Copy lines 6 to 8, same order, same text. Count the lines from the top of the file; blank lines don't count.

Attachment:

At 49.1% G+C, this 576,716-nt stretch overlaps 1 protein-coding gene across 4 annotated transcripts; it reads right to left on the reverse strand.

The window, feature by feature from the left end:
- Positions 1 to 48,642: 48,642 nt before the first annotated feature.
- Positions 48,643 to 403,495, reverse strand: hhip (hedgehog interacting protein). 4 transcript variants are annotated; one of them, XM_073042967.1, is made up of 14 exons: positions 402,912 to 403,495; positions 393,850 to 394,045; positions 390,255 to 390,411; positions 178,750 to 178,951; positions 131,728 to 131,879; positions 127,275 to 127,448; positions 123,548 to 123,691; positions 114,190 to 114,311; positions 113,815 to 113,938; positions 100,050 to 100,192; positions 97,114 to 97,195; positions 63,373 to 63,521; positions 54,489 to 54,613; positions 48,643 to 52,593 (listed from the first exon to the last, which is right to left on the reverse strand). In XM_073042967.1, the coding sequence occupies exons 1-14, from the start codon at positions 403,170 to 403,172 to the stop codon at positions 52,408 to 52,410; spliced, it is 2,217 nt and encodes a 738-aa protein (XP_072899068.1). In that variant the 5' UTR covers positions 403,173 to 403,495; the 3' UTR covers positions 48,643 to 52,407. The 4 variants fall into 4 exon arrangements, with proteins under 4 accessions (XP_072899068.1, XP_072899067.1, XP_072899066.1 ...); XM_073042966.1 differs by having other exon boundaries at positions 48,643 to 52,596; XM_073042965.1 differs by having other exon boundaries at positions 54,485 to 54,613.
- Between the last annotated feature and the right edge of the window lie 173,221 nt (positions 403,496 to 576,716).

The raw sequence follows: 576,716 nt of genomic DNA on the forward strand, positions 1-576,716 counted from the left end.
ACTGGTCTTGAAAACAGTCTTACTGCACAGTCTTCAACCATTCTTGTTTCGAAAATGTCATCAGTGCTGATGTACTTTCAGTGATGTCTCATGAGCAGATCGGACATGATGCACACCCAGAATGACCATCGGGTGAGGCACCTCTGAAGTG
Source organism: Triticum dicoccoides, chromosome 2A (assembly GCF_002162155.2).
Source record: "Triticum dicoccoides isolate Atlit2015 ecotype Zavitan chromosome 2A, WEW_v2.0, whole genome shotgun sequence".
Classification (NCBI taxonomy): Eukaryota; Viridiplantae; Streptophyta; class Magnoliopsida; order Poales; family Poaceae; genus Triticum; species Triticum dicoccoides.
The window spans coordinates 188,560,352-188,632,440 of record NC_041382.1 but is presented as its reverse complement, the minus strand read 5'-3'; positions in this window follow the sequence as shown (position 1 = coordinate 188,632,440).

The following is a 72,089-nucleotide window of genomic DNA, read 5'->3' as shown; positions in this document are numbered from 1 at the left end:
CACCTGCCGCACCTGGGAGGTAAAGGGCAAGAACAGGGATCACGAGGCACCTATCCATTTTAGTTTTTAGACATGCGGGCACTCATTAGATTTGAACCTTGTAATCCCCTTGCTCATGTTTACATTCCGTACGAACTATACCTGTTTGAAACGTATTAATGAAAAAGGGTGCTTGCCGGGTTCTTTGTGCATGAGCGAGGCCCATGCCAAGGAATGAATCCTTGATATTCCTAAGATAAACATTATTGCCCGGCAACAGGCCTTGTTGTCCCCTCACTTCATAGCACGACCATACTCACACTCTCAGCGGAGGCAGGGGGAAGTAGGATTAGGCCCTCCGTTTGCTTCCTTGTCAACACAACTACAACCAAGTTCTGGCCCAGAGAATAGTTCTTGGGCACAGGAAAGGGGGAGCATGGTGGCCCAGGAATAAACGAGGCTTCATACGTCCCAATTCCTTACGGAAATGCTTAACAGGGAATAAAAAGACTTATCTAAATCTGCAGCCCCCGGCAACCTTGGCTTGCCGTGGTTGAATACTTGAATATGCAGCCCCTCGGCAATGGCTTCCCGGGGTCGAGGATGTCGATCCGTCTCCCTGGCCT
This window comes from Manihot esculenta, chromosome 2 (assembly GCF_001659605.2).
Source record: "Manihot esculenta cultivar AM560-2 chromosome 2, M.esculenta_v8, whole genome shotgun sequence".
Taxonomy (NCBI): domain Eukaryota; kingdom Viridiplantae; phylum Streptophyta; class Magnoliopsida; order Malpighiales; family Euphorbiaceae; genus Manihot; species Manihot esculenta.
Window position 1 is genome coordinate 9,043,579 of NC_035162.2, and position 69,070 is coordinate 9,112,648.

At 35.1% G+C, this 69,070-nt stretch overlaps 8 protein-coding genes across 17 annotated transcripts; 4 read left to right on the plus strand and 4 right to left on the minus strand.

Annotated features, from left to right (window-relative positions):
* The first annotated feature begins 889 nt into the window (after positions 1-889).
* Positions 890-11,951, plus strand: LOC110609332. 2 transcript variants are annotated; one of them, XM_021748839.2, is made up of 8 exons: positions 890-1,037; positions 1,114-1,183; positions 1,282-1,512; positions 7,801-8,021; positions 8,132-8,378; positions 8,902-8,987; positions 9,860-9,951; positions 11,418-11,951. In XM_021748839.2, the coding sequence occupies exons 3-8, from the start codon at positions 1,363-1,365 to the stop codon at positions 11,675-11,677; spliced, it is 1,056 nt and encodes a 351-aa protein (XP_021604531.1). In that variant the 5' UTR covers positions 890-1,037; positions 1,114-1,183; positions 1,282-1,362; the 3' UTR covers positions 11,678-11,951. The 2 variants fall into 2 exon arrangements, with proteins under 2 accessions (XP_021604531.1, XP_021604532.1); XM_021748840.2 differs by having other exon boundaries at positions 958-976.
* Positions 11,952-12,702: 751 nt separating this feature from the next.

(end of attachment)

The raw sequence follows: 576,716 nt of genomic DNA on the forward strand, positions 1-576,716 counted from the left end.
ACTGGTCTTGAAAACAGTCTTACTGCACAGTCTTCAACCATTCTTGTTTCGAAAATGTCATCAGTGCTGATGTACTTTCAGTGATGTCTCATGAGCAGATCGGACATGATGCACACCCAGAATGACCATCGGGTGAGGCACCTCTGAAGTG
Source organism: Triticum dicoccoides, chromosome 2A (assembly GCF_002162155.2).